2017 - site specific installation and performance
“Mellah” is a project created for Paris and its citizens. It is the creation of a symbolic, intimate and common space where the private memory of Moroccan Jews who emigrated to Paris is activated and shared.
In Morocco the jewish quarter is called Mellah, an hebrew word that means salt as reference to the first moroccan ghetto that was built above an old salt mine in Fès. The space of a ghetto is always define by surrounding walls. In this context, to build some walls of salt to define a space is like to recreate a Mellah; to work with the salt is like working with history.
During the 50’s and 70’s, most of the jews left Morocco in a silent migration to Paris, Montreal and Israel, of which there is no collective memory. For seven days, every day at the same time, a different witness was seated on a chair in front of me, between two salt walls. I asked every time the same three questions to start a dialogue between me and the witness, between the moroccan jewish community and the audience, Paris and this forgotten migration.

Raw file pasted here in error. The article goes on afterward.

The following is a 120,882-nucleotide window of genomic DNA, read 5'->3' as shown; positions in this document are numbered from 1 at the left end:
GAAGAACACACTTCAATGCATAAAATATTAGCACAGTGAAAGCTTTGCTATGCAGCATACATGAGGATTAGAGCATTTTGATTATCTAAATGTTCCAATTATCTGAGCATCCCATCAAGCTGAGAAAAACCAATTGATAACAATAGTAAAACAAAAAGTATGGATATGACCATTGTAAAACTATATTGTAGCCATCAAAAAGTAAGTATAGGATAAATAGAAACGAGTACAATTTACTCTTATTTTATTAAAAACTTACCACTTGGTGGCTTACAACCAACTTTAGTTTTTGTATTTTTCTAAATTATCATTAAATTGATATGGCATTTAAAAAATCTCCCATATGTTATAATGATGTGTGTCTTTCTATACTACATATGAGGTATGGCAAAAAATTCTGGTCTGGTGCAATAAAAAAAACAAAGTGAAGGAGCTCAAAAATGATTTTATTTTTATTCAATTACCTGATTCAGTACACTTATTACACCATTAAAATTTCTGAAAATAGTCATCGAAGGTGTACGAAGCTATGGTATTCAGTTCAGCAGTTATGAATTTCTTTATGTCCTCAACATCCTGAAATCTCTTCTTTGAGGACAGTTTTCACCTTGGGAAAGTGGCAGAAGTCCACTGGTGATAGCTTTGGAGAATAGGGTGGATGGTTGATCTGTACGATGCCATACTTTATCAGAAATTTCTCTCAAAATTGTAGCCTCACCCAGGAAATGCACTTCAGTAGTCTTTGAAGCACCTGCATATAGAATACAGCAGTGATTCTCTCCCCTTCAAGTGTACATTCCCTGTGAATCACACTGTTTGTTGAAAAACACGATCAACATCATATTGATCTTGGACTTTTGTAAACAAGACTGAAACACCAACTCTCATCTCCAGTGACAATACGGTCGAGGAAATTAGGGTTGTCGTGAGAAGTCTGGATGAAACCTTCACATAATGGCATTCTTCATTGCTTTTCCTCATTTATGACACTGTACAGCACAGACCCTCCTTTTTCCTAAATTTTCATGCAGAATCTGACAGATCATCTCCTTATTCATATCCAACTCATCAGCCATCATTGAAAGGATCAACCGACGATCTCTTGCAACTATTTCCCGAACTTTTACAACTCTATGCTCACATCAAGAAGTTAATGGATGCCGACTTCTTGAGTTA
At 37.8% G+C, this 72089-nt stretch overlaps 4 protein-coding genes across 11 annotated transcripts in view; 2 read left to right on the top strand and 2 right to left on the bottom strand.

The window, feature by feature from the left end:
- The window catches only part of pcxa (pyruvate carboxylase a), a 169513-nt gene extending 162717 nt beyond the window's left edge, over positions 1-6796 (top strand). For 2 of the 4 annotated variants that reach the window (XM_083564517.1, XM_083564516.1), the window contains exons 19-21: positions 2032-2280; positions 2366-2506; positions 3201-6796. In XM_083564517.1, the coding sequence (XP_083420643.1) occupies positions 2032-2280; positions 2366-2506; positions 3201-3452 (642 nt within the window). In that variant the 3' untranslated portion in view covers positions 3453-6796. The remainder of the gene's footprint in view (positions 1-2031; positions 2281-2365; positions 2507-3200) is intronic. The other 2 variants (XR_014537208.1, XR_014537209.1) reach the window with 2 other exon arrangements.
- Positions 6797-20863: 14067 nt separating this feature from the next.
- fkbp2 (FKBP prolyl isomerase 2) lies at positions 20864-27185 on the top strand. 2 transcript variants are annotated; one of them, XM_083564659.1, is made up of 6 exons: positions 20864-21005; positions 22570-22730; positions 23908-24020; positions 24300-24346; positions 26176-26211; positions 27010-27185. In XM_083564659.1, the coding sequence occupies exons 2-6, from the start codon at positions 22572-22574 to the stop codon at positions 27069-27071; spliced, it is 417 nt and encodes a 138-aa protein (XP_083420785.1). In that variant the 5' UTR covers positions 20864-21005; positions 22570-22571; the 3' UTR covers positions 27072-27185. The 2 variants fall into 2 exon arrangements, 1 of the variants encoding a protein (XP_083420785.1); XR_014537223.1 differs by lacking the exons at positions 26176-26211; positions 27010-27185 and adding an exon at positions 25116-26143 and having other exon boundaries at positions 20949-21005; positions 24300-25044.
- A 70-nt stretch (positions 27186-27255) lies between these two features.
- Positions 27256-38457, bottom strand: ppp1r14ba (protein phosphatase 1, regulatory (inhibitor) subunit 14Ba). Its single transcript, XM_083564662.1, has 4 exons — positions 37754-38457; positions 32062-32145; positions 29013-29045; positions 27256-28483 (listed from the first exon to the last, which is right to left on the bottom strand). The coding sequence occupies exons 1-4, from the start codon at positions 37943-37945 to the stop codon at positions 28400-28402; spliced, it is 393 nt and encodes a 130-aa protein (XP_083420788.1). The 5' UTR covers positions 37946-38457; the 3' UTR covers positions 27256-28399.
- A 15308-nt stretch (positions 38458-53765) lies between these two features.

It became a regular practice for the visitors that came back more than one time to ask new questions, to listen to a different tale on the same history. The dialogues took out as main topics the peculiar and “peaceful” relationship between jews and muslim in Morocco, the role of education as a power for emancipation and the nostalgia for an ideal place in the memory, quite different from the real one.
Photo documentation by Alice Delva & Keith Leung